Last October, when the Trump/Pussygate story broke, I said it would “go down in history as a watershed moment in public profanity.” Now, six months into the Trump administration, we’ve come to another banner day for profanity, as the New Yorker‘s Ryan Lizza reports on a remarkable conversation with Anthony Scaramucci, aka the Mooch, Trump’s incoming communications director. Scaramucci unloaded on White House chief of staff Reince Priebus, with a side order of profanity devoted to Trump’s chief strategist Steve Bannon. And news outlets all over the world are reporting on it.
Fuck, shit, bollocks, twat, bloody, and cunt are not the seven words you can never say on television – they’re six words that Susie Dent has said on television. Susie Dent’s Guide to Swearing, a new mini-series from Channel 4, offers an informative and irreverent summary of the history and use of some of our favourite bad words. You can watch the full series below.
A word-history specialist and broadcaster, Dent has written several books on language, most recently Dent’s Modern Tribes. She is best known as the resident lexicographer in ‘dictionary corner’ on Countdown, a perennially popular British TV game show. We can’t not mention that Countdown inadvertently produces the odd rude word to great general amusement.
Though she went to a convent school and was not allowed to swear at home (aside from an occasional bloody that ‘managed to fly below the radar’), Dent tells me she didn’t rebel into foulmouthedness. She loves swear words but doesn’t swear often – except at moments of stress or pain, when it ‘most definitely helps’. There’s a word for that:
Popular lore says there are profound differences between how women and men behave. It also implies these differences are axiomatic, hard-wired, and more significant than the variation within each group. One such myth says women are intrinsically more polite, deferential, and indirect than men. So here’s a sweary counterexample.
Don Kulick’s 1993 paper ‘Speaking as a woman: structure and gender in domestic arguments in a New Guinea village’ (PDF)* is about a special speech genre used to address (if not resolve) social tension and conflict. The phenomenon, known as a kros, is a loud, obscene, highly public, near-daily, and stereotypically female display of anger – usually involving a woman criticising her partner, children, relatives, or fellow villagers.
Kros means ‘angry’, as in cross. It begins suddenly: a woman will ‘raise her voice sharply and perhaps shout an obscenity’, writes Kulick. Villagers stop and listen, and if the kros intensifies they will move closer to its source. The kroser usually stays in her home, and the object of her anger is normally away somewhere – if they end up face to face mid-kros, violence can ensue which may embroil much of the village. Kulick continues:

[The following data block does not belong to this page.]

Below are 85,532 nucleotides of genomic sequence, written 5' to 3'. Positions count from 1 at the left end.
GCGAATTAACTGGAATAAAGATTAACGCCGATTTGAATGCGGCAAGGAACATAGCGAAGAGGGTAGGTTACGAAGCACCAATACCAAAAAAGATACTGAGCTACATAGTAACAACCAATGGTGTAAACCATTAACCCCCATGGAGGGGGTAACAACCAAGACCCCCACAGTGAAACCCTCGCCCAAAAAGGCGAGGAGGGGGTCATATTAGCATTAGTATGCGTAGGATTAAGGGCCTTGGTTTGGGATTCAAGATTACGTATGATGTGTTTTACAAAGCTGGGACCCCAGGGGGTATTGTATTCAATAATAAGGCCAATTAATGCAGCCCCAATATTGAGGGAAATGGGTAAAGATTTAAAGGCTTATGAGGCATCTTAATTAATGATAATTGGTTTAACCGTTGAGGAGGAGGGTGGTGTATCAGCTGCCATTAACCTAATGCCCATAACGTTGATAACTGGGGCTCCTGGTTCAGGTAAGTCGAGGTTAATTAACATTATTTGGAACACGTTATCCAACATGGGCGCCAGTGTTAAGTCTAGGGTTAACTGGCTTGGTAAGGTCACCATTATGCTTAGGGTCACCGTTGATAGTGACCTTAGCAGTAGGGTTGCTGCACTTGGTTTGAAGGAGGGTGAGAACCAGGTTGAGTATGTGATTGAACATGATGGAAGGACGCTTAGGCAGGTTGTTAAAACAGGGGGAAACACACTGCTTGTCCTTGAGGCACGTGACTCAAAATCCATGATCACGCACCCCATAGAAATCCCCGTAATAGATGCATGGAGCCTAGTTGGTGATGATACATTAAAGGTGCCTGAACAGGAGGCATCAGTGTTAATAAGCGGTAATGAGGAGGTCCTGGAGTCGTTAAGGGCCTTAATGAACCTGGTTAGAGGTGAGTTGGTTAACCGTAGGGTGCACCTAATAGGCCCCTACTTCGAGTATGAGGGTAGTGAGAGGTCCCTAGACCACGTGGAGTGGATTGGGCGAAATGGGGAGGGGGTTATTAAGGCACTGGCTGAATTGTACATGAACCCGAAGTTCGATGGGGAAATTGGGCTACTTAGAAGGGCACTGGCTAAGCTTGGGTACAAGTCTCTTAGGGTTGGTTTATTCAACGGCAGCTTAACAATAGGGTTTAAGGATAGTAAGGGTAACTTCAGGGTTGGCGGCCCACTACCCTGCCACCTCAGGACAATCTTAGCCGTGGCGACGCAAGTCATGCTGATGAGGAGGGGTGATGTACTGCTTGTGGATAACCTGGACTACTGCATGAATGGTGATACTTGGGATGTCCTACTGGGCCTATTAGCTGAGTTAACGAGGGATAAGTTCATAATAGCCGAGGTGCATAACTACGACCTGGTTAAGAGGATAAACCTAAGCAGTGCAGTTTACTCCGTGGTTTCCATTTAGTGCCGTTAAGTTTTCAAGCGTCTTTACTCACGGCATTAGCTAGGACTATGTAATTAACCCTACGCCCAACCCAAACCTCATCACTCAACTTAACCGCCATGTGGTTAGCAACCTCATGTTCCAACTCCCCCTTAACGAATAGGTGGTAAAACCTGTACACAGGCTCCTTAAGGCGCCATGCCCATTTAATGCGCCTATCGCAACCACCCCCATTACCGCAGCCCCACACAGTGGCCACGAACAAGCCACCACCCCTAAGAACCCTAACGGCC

Kroses are heavily characterized by obscenity, sarcasm, threats, and insults, all of which are conveyed in shrill screams across the village. They are extremely abusive, and perhaps for this reason they are structured by precise conventions.
This is a guest post by Cory O’Brien (@bettermyths), who is currently studying American Sign Language (ASL) at Columbia College Chicago. Cory has published two swear-laden books, George Washington is Cash Money and Zeus Grants Stupid Wishes, and runs a Swear of the Month Club which you can subscribe to at: patreon.com/bettermyths.
The signers in the GIFs below are Ethan Cook and Peter Wujcik, Deaf ASL tutors at Columbia College Chicago.
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Whenever I tell someone that I’m studying American Sign Language, there is a nonzero chance that they’ll trot out the same tired joke: “Oh yeah? I know some sign language! [Flips me the bird.]” They laugh, and I laugh, and we promptly stop being friends. Really, though, these people have no idea just how right they are. It’s only that, when you’re talking about a language that has spent hundreds of years figuring out how to squeeze the absolute most meaning out of every part of a hand, merely throwing up a middle finger is the linguistic equivalent of showing up to a duel and then firing your pistol straight into the air.
In English, the middle finger is a gesture, as opposed to a word. A gesture is a physical (or verbal) action, like a nod or a head shake or a grunt, that you can’t use as a part of a longer sentence. You can’t say “[middle finger] you, Steve!” You can dress your middle finger up with all kinds of fancy pageantry – pretending to peel a banana, or scratch your eye, or crank a jack-in-the-box, for example – but the meaning is always more or less the same: Fuck you.
In ASL, the middle finger itself still isn’t a word, but it’s not exactly a gesture either. It’s a part of a word, a morpheme. Signs in ASL have five distinct elements that give them meaning: Location, Palm Orientation, Hand Shape, Movement, and Non-Manual Markers (essentially facial expressions). In ASL, the iconic meaning of the middle finger (an erect cock and balls) has been almost entirely eliminated, but the emotional connotations of the gesture have been retained. So, when incorporated into a sign, the middle finger provides the hand shape, but the meaning of that hand shape in context varies drastically depending on the other parameters used, allowing for an endless array of middle-finger-based swears and idioms. What follows is a mere sampling of that variety, and the techniques used to create it.
Whereas in English we flip someone off with the back of our hand oriented towards the offending party, ASL has made the palm orientation a meaning component, adapting the gesture so that the middle finger points towards the object of the swear:
This is part of a larger tendency in ASL to encode subject–object relationships with directional verbs. Another example is the idiom “Mutual Hatred”: